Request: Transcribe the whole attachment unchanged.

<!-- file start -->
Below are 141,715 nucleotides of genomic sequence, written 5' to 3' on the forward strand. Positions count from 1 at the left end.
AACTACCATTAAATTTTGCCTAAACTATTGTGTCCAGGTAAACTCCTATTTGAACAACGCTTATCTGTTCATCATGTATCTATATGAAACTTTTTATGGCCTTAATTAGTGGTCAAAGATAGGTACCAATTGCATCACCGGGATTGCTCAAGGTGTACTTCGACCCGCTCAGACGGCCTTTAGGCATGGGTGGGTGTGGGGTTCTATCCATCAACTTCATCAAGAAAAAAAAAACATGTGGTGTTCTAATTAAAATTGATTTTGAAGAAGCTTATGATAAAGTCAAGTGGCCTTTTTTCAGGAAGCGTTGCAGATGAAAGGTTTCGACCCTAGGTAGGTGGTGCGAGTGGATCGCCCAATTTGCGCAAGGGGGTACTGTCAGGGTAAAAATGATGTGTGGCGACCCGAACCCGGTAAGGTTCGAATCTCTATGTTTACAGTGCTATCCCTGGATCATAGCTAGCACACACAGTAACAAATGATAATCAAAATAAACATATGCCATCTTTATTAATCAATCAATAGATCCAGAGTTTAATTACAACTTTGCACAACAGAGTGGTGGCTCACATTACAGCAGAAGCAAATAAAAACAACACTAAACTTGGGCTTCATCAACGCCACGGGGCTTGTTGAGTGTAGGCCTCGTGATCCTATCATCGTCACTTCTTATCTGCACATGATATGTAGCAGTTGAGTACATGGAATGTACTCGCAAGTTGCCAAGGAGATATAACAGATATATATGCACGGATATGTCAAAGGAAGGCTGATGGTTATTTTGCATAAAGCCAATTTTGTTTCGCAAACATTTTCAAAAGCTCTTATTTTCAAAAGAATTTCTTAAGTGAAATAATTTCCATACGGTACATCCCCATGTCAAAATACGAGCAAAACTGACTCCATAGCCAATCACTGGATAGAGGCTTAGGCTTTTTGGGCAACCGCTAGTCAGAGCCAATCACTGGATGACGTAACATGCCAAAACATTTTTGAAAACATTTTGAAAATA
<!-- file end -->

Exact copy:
Below are 141,715 nucleotides of genomic sequence, written 5' to 3' on the forward strand. Positions count from 1 at the left end.
AACTACCATTAAATTTTGCCTAAACTATTGTGTCCAGGTAAACTCCTATTTGAACAACGCTTATCTGTTCATCATGTATCTATATGAAACTTTTTATGGCCTTAATTAGTGGTCAAAGATAGGTACCAATTGCATCACCGGGATTGCTCAAGGTGTACTTCGACCCGCTCAGACGGCCTTTAGGCATGGGTGGGTGTGGGGTTCTATCCATCAACTTCATCAAGAAAAAAAAAACATGTGGTGTTCTAATTAAAATTGATTTTGAAGAAGCTTATGATAAAGTCAAGTGGCCTTTTTTCAGGAAGCGTTGCAGATGAAAGGTTTCGACCCTAGGTAGGTGGTGCGAGTGGATCGCCCAATTTGCGCAAGGGGGTACTGTCAGGGTAAAAATGATGTGTGGCGACCCGAACCCGGTAAGGTTCGAATCTCTATGTTTACAGTGCTATCCCTGGATCATAGCTAGCACACACAGTAACAAATGATAATCAAAATAAACATATGCCATCTTTATTAATCAATCAATAGATCCAGAGTTTAATTACAACTTTGCACAACAGAGTGGTGGCTCACATTACAGCAGAAGCAAATAAAAACAACACTAAACTTGGGCTTCATCAACGCCACGGGGCTTGTTGAGTGTAGGCCTCGTGATCCTATCATCGTCACTTCTTATCTGCACATGATATGTAGCAGTTGAGTACATGGAATGTACTCGCAAGTTGCCAAGGAGATATAACAGATATATATGCACGGATATGTCAAAGGAAGGCTGATGGTTATTTTGCATAAAGCCAATTTTGTTTCGCAAACATTTTCAAAAGCTCTTATTTTCAAAAGAATTTCTTAAGTGAAATAATTTCCATACGGTACATCCCCATGTCAAAATACGAGCAAAACTGACTCCATAGCCAATCACTGGATAGAGGCTTAGGCTTTTTGGGCAACCGCTAGTCAGAGCCAATCACTGGATGACGTAACATGCCAAAACATTTTTGAAAACATTTTGAAAATA